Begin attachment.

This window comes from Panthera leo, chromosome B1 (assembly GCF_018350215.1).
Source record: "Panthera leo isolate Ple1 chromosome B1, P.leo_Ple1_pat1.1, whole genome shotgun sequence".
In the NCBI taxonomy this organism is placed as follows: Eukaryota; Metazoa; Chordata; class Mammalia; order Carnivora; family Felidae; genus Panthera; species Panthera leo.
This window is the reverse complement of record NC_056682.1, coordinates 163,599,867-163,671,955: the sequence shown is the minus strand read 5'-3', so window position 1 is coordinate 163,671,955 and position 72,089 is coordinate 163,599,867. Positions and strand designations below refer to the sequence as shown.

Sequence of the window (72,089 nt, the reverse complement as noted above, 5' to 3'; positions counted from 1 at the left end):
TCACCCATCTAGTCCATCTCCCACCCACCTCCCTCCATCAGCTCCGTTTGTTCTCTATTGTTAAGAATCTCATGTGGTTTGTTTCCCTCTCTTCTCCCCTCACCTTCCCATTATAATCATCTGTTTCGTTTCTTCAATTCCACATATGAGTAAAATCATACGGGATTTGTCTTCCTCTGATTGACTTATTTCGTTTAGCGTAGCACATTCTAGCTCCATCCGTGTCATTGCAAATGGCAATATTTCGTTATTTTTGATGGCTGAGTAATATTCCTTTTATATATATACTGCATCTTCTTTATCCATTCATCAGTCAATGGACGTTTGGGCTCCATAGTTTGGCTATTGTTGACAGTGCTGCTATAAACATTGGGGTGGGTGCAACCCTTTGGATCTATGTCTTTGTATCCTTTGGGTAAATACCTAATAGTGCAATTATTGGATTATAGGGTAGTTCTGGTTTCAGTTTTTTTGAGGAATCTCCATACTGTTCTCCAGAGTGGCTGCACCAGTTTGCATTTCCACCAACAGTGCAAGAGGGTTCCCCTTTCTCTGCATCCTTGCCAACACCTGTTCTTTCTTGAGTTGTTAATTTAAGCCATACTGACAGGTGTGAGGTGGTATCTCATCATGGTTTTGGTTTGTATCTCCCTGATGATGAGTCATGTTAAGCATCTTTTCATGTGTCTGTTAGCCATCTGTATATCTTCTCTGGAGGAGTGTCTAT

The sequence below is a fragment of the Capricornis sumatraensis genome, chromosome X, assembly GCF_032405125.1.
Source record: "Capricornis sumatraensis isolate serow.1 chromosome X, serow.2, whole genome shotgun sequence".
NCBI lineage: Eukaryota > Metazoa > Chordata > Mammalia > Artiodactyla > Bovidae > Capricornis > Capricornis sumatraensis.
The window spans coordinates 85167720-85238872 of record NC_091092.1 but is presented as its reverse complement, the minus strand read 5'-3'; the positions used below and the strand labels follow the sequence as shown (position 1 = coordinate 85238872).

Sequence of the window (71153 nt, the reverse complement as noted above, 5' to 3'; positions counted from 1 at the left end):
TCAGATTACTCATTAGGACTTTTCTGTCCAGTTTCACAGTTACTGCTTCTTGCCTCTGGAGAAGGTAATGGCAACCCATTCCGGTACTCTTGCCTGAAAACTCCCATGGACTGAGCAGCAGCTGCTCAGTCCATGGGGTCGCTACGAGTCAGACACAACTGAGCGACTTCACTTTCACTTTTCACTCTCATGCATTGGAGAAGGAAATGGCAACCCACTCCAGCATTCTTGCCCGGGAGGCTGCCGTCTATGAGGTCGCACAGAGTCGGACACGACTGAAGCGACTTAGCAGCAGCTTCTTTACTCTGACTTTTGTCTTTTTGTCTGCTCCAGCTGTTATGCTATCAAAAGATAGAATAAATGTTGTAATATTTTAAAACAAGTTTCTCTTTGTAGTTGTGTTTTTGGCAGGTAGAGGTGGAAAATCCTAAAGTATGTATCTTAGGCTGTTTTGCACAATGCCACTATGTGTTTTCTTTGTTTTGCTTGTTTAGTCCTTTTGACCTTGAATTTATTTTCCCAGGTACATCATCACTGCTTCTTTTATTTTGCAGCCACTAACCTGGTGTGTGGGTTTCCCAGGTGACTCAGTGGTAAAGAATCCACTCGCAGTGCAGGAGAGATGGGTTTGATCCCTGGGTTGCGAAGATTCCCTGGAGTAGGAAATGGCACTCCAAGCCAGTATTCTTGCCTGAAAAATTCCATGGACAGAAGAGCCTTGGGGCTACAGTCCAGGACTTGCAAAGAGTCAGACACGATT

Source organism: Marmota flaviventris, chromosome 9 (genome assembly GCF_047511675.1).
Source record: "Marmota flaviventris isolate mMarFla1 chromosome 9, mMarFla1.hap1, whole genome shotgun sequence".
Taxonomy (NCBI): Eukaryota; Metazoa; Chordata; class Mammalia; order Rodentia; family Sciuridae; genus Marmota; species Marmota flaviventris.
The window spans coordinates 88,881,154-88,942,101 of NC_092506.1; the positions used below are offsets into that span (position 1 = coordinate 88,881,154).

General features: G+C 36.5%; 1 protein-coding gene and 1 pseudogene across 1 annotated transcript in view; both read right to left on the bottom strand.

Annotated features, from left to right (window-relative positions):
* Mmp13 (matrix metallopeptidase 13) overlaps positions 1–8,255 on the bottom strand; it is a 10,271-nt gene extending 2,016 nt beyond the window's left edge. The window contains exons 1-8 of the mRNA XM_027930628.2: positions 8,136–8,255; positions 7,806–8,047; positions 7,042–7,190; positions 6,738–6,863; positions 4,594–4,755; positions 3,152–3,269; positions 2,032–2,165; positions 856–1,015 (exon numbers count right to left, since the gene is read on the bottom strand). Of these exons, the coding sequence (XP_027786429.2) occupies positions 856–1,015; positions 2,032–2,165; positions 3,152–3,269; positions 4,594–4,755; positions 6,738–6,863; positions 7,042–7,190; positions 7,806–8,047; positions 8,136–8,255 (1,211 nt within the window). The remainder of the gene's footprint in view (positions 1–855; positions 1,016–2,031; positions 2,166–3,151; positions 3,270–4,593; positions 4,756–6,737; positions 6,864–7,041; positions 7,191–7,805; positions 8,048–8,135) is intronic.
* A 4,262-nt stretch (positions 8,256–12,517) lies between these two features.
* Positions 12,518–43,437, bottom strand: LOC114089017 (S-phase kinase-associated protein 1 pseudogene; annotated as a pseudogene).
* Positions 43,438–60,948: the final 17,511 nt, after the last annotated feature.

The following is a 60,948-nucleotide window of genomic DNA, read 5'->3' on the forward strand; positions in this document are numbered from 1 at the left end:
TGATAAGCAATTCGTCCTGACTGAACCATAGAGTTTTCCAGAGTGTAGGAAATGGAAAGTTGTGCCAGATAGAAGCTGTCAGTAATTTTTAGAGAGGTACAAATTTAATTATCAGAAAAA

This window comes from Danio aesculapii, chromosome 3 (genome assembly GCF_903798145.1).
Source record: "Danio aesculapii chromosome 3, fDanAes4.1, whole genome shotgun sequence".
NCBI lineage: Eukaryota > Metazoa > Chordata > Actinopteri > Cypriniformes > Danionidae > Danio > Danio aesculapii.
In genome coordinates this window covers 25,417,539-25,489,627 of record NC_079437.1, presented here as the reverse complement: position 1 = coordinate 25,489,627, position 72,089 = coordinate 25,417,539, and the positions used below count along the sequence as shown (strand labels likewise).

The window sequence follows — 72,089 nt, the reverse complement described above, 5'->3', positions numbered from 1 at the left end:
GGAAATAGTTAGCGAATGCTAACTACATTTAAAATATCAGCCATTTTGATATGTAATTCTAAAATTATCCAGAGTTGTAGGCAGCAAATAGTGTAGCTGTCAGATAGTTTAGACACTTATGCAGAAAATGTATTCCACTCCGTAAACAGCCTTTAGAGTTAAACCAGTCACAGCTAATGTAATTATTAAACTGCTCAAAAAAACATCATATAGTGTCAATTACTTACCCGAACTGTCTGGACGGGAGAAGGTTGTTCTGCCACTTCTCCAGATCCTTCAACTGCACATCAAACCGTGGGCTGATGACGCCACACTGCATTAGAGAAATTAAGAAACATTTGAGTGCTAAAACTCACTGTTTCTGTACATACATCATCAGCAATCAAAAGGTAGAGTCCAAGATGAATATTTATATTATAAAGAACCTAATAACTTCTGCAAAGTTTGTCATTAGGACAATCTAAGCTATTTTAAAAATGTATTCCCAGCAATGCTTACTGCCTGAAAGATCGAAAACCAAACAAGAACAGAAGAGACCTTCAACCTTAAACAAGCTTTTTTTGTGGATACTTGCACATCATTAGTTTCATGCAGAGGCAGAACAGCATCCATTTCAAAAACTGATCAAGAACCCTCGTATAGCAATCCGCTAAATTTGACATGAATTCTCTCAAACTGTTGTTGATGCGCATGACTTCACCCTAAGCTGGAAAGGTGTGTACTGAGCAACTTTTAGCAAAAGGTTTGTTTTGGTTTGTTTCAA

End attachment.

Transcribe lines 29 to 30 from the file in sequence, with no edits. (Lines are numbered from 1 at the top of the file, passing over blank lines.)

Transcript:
The window sequence follows — 72,089 nt, the reverse complement described above, 5'->3', positions numbered from 1 at the left end:
GGAAATAGTTAGCGAATGCTAACTACATTTAAAATATCAGCCATTTTGATATGTAATTCTAAAATTATCCAGAGTTGTAGGCAGCAAATAGTGTAGCTGTCAGATAGTTTAGACACTTATGCAGAAAATGTATTCCACTCCGTAAACAGCCTTTAGAGTTAAACCAGTCACAGCTAATGTAATTATTAAACTGCTCAAAAAAACATCATATAGTGTCAATTACTTACCCGAACTGTCTGGACGGGAGAAGGTTGTTCTGCCACTTCTCCAGATCCTTCAACTGCACATCAAACCGTGGGCTGATGACGCCACACTGCATTAGAGAAATTAAGAAACATTTGAGTGCTAAAACTCACTGTTTCTGTACATACATCATCAGCAATCAAAAGGTAGAGTCCAAGATGAATATTTATATTATAAAGAACCTAATAACTTCTGCAAAGTTTGTCATTAGGACAATCTAAGCTATTTTAAAAATGTATTCCCAGCAATGCTTACTGCCTGAAAGATCGAAAACCAAACAAGAACAGAAGAGACCTTCAACCTTAAACAAGCTTTTTTTGTGGATACTTGCACATCATTAGTTTCATGCAGAGGCAGAACAGCATCCATTTCAAAAACTGATCAAGAACCCTCGTATAGCAATCCGCTAAATTTGACATGAATTCTCTCAAACTGTTGTTGATGCGCATGACTTCACCCTAAGCTGGAAAGGTGTGTACTGAGCAACTTTTAGCAAAAGGTTTGTTTTGGTTTGTTTCAA